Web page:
[22]
US Indie
[23]
2009 Coming Back to You
  • Released: February 3, 2009
  • Label: HiFi Recordings
58 39 3 53,000[24]

Extended plays[edit]

Year Album details Sales
2007 Melinda Dootlittle
  • Released: June 12, 2007
  • Label: 19 Entertainment
38,000[25]
2013 You're the Reason
  • Released: November 12, 2013
  • Label: Sonador Entertainment

Singles[edit]

Year Single Peak positions Album
US AC
[26]
2008 "My Funny Valentine" Non-album song
2009 "It's Your Love" 29 Coming Back to You
2013 "Never Giving Up" You're The Reason
"—" denotes releases that did not chart

References[edit]

  1. ^ 05/24/2007 (2007-05-24). "Simon Cowell: The Full Interview | Video - ABC News". Abcnews.go.com. Retrieved 2011-12-06. 
  2. ^ "Melinda Dolittle Biography". Tvguide.com. Retrieved 2011-12-06. 
  3. ^ "The 700 Club - Melinda Doolittle: Beyond American Idol". Cbn.com. Retrieved 2011-12-06. 
  4. ^ "Belmont Vision - News - Belmont 'Idol' movin' on up". Web.archive.org. 2007-10-07. Retrieved 2011-12-06. 
  5. ^ "American Idol Season Six Top 24 Contestant Melinda Doolittle". Americanidol.com. Retrieved 2011-12-06. 
  6. ^ http://abcnews.go.com/GMA/story?id=3208078
  7. ^ 05/24/2007 (2007-05-24). "ABC News". Abcnews.go.com. Retrieved 2011-12-06. 
  8. ^ "TELEVISION; Instant Star, Just Add Hype", The New York Times, May 25, 2007. Accessed April 11, 2008.
  9. ^ By TOM WITHERS, AP Sports Writer Wednesday, May 30, 2007 (2007-05-30). "Cavaliers 91, Pistons 87 - NBA - Yahoo! Sports". Sports.yahoo.com. Retrieved 2011-12-06. 
  10. ^ (c) 2005 Design by Visual Inventor Ltd. Co. http://www.VisualInventor.com - Permission must be given for the use of this code. "hearitfirst.com". hearitfirst.com. Retrieved 2011-12-06. 
  11. ^ "Amazing Love: MP3 Downloads: Michael W. Smith featuring Melinda Doolittle". Amazon.com. Retrieved 2011-12-06. 
  12. ^ Winters, Charles (2007-05-18). "GaySocialites.com: We Take Gossip Seriously!". Web.archive.org. Retrieved 2011-12-06. 
  13. ^ Bierly, Mandi (2008-07-29). "Melinda Doolittle signs with Hi Fi Recordings". Insidetv.ew.com. Retrieved 2011-12-06.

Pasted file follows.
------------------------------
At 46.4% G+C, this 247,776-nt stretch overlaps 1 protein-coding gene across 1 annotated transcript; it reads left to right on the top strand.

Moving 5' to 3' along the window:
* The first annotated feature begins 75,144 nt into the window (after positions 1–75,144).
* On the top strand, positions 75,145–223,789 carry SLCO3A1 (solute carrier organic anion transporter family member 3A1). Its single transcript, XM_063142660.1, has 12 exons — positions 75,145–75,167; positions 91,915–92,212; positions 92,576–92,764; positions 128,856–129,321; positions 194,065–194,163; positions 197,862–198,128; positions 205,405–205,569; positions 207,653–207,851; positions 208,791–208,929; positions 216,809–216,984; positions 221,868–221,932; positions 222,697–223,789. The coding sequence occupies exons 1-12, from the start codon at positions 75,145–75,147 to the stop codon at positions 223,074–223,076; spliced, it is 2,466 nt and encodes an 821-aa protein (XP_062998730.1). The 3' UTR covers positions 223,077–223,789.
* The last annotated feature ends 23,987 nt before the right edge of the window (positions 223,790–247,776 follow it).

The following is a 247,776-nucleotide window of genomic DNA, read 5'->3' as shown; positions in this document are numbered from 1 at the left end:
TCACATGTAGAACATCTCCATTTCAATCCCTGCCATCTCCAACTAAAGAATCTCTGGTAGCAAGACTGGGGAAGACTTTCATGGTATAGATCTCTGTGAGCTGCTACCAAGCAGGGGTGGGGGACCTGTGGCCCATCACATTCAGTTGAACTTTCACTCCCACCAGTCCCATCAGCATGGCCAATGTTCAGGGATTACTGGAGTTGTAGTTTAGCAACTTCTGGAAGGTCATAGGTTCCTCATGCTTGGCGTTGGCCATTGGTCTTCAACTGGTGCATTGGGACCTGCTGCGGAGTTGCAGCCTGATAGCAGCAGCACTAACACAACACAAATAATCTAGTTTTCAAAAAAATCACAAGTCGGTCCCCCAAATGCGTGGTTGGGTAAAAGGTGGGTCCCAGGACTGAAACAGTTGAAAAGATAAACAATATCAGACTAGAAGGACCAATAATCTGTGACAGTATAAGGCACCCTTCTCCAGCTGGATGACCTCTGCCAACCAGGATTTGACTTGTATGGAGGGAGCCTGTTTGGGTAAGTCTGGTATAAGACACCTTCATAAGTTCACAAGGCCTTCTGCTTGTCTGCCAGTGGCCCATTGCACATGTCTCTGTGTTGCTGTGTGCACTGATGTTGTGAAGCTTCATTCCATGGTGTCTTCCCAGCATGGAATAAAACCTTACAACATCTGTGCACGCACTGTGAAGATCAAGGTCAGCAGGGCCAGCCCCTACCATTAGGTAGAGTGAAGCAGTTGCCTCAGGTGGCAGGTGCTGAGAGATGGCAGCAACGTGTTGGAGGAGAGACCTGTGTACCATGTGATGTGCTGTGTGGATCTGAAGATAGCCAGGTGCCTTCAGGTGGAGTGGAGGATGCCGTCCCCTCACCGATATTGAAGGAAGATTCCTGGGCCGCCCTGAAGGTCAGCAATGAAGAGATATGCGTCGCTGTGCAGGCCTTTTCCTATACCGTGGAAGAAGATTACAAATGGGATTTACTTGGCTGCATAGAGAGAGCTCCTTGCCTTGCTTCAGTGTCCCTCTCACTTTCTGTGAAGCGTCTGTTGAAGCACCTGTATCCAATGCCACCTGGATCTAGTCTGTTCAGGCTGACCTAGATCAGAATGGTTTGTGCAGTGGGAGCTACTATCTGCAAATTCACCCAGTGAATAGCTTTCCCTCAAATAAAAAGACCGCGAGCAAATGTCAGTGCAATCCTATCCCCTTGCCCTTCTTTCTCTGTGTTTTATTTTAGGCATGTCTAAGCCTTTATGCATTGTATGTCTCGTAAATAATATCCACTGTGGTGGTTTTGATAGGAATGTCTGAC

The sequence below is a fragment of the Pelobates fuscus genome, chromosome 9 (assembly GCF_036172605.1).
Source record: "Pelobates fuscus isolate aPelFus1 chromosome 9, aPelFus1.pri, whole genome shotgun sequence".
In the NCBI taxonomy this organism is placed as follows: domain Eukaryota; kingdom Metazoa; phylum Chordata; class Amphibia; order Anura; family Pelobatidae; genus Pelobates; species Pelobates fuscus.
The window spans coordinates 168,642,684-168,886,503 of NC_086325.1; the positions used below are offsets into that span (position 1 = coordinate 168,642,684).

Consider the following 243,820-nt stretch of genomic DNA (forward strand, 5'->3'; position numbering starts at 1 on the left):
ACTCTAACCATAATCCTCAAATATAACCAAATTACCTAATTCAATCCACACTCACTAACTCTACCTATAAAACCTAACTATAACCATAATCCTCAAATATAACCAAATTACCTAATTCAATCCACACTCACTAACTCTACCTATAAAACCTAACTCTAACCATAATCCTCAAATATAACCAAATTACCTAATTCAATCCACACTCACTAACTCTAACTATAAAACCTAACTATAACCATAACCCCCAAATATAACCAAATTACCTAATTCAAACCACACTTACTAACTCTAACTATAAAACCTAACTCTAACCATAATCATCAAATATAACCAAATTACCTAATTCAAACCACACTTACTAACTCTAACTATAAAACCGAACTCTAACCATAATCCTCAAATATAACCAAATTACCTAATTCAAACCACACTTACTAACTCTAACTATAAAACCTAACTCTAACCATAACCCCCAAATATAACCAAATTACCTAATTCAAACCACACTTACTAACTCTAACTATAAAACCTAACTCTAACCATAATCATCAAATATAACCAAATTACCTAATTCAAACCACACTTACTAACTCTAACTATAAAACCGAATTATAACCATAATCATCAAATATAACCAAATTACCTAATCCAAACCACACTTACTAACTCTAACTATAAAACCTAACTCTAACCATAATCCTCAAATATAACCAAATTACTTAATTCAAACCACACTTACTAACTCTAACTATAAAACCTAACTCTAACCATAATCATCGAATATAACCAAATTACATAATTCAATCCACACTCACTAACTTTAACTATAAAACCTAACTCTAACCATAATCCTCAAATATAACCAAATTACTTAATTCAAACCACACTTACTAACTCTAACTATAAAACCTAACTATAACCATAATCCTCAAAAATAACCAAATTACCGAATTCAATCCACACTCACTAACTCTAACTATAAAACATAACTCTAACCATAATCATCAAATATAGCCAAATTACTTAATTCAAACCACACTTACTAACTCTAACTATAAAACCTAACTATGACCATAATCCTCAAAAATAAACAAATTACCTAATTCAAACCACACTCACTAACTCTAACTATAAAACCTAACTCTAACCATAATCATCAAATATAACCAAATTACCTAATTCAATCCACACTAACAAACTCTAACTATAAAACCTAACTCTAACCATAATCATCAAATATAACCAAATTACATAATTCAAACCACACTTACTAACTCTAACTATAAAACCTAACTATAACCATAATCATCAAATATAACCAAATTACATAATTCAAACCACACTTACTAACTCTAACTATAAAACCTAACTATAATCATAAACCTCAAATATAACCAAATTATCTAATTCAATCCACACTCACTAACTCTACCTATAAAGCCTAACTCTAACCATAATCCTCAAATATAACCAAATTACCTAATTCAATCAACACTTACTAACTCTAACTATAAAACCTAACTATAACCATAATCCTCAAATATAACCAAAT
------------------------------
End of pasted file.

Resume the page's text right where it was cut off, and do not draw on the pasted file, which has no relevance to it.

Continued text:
14. ^ Idol Chatter for 03-07-2009[dead link]
  15. ^ Mansfield, Brian. "Services". USA Today. 
  16. ^ Doolittle, Melinda. "Beyond Me: Finding Your Way to LifeÆs Next Level by Melinda Doolittle, Ken Abraham". Harpercollins.com. Retrieved 2011-12-06. 
  17. ^ Doolittle, Melinda. "Never Giving Up". musicnewsnashville.com. Retrieved 2013-10-31. 
  18. ^ Doolittle, Melinda. "Hear Melinda Doolittle's 'You're the Reason - exclusive". usatoday.com. Retrieved 2013-11-08. 
  19. ^ "CNN.com Video". CNN. Archived from the original on 2007-11-10. 
  20. ^ "Malaria No More". Malaria No More. Retrieved 2011-12-06. 
  21. ^ "Melinda Doolittle Album & Song Chart History - Billboard 200". Billboard. Nielsen Business Media, Inc. Retrieved October 18, 2010. 
  22. ^ "Melinda Doolittle Album & Song Chart History - R&B/Hip-Hop Albums". Billboard. Nielsen Business Media, Inc. Retrieved October 18, 2010. 
  23. ^ "Melinda Doolittle Album & Song Chart History - Independent Albums". Billboard. Nielsen Business Media, Inc. Retrieved October 18, 2010. 
  24. ^ "Idol Chatter 01-15-2010". Content.usatoday.com. 2010-01-17. Retrieved 2011-12-06. 
  25. ^ "Idol Chatter 01-10-2007 The Ultimate SoundScan Sales/Download Checklist". Content.usatoday.com. 2008-01-10. Retrieved 2011-12-06. 
  26. ^ "Melinda Doolittle Album & Song Chart History - Adult Contemporary". Billboard. Nielsen Business Media, Inc. Retrieved October 18, 2010. 

External links[edit]